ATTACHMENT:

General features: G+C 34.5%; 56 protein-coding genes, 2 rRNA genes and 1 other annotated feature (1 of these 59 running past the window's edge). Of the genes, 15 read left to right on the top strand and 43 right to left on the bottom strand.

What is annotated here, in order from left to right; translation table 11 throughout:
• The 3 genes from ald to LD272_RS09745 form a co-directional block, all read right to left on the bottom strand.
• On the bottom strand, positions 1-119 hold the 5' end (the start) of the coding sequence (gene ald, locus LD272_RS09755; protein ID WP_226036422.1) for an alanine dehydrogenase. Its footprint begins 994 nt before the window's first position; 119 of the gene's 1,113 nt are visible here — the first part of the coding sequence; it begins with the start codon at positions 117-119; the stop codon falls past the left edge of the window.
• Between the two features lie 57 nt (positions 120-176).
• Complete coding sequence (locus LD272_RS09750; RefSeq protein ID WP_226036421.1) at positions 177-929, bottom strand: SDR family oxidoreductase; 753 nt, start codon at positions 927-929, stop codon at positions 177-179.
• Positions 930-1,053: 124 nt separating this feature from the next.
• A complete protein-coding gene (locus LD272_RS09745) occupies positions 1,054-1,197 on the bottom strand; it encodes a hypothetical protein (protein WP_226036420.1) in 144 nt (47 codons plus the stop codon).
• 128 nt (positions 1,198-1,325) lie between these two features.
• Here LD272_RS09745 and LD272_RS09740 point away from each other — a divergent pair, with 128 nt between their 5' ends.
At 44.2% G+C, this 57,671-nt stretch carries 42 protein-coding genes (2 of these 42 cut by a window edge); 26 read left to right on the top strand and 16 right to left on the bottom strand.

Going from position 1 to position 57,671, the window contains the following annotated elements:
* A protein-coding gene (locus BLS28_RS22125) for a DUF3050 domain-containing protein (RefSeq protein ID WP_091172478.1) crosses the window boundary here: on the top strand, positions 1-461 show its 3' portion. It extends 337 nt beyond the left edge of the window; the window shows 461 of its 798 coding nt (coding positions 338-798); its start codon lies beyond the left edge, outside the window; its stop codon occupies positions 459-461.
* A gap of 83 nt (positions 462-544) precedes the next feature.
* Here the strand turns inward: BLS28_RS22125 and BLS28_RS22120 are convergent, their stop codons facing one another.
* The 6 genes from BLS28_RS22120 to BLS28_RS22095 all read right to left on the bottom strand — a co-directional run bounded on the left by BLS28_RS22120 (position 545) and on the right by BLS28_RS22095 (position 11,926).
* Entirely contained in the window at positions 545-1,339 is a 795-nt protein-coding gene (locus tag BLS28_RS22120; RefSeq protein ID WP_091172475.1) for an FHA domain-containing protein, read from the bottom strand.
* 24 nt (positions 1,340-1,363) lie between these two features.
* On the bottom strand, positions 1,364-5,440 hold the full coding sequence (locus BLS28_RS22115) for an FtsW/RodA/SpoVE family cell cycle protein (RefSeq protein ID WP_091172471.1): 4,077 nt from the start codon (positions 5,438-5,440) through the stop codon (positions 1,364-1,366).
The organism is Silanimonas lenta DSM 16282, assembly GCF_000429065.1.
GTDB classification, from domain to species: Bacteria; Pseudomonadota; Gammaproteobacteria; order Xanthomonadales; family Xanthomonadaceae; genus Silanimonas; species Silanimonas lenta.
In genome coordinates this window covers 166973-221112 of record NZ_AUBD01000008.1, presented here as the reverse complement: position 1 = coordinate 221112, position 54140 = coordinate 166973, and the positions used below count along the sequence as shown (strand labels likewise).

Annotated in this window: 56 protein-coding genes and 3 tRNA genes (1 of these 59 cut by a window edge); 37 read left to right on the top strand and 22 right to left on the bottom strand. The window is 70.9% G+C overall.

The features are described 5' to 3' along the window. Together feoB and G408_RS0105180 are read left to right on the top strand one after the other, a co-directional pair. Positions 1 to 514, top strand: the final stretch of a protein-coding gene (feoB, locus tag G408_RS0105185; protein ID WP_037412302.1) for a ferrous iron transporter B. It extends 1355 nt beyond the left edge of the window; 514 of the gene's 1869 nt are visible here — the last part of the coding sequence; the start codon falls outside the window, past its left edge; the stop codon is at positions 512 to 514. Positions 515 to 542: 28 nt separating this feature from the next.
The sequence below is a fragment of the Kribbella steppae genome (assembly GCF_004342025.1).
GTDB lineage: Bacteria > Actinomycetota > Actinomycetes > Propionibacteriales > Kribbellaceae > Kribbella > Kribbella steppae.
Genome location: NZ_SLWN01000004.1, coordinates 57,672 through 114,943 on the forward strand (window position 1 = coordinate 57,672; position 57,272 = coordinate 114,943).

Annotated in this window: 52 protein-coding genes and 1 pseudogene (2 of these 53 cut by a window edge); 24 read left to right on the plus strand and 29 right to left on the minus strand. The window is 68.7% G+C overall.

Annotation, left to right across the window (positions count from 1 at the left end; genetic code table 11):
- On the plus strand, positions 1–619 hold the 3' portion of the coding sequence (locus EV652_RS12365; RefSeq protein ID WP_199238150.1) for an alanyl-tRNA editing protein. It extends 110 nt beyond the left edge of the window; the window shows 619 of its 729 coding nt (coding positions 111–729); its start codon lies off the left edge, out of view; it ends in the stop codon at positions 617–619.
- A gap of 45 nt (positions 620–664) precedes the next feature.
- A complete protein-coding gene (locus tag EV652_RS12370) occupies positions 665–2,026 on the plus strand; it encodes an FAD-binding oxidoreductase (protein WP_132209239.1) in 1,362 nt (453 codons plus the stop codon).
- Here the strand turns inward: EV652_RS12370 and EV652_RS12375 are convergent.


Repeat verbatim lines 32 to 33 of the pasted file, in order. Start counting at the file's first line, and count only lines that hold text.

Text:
- A complete protein-coding gene (locus tag EV652_RS12370) occupies positions 665–2,026 on the plus strand; it encodes an FAD-binding oxidoreductase (protein WP_132209239.1) in 1,362 nt (453 codons plus the stop codon).
- Here the strand turns inward: EV652_RS12370 and EV652_RS12375 are convergent.